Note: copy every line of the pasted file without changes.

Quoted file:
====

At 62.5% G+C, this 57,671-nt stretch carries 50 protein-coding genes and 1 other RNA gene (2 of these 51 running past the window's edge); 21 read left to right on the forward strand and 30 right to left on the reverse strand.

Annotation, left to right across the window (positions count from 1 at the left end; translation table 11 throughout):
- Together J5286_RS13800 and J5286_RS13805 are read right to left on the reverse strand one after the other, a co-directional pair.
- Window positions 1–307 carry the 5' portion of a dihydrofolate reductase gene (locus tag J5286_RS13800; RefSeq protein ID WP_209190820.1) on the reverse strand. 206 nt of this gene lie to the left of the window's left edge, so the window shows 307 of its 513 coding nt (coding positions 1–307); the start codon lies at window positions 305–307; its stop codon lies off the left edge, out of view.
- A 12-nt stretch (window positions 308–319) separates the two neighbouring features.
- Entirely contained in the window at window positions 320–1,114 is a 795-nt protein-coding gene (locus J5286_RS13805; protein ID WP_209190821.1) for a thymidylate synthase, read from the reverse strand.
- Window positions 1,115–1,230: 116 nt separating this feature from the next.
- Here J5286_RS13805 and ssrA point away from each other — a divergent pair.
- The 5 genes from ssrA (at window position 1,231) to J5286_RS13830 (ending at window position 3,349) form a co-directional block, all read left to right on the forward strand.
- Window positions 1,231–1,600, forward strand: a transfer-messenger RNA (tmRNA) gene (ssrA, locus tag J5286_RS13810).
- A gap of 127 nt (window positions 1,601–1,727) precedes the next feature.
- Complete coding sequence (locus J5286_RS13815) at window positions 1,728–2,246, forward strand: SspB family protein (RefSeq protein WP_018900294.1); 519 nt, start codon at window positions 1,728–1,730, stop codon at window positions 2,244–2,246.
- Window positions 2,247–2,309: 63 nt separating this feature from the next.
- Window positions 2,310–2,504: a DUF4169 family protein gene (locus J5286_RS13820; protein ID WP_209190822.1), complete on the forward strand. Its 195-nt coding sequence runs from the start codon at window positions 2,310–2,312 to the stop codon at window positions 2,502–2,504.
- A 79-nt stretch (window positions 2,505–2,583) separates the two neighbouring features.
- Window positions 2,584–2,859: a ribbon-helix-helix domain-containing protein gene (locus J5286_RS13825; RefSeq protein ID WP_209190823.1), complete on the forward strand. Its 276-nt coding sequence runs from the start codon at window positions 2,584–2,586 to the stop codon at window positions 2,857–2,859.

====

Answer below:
At 62.5% G+C, this 57,671-nt stretch carries 50 protein-coding genes and 1 other RNA gene (2 of these 51 running past the window's edge); 21 read left to right on the forward strand and 30 right to left on the reverse strand.

Annotation, left to right across the window (positions count from 1 at the left end; translation table 11 throughout):
- Together J5286_RS13800 and J5286_RS13805 are read right to left on the reverse strand one after the other, a co-directional pair.
- Window positions 1–307 carry the 5' portion of a dihydrofolate reductase gene (locus tag J5286_RS13800; RefSeq protein ID WP_209190820.1) on the reverse strand. 206 nt of this gene lie to the left of the window's left edge, so the window shows 307 of its 513 coding nt (coding positions 1–307); the start codon lies at window positions 305–307; its stop codon lies off the left edge, out of view.
- A 12-nt stretch (window positions 308–319) separates the two neighbouring features.
- Entirely contained in the window at window positions 320–1,114 is a 795-nt protein-coding gene (locus J5286_RS13805; protein ID WP_209190821.1) for a thymidylate synthase, read from the reverse strand.
- Window positions 1,115–1,230: 116 nt separating this feature from the next.
- Here J5286_RS13805 and ssrA point away from each other — a divergent pair.
- The 5 genes from ssrA (at window position 1,231) to J5286_RS13830 (ending at window position 3,349) form a co-directional block, all read left to right on the forward strand.
- Window positions 1,231–1,600, forward strand: a transfer-messenger RNA (tmRNA) gene (ssrA, locus tag J5286_RS13810).
- A gap of 127 nt (window positions 1,601–1,727) precedes the next feature.
- Complete coding sequence (locus J5286_RS13815) at window positions 1,728–2,246, forward strand: SspB family protein (RefSeq protein WP_018900294.1); 519 nt, start codon at window positions 1,728–1,730, stop codon at window positions 2,244–2,246.
- Window positions 2,247–2,309: 63 nt separating this feature from the next.
- Window positions 2,310–2,504: a DUF4169 family protein gene (locus J5286_RS13820; protein ID WP_209190822.1), complete on the forward strand. Its 195-nt coding sequence runs from the start codon at window positions 2,310–2,312 to the stop codon at window positions 2,502–2,504.
- A 79-nt stretch (window positions 2,505–2,583) separates the two neighbouring features.
- Window positions 2,584–2,859: a ribbon-helix-helix domain-containing protein gene (locus J5286_RS13825; RefSeq protein ID WP_209190823.1), complete on the forward strand. Its 276-nt coding sequence runs from the start codon at window positions 2,584–2,586 to the stop codon at window positions 2,857–2,859.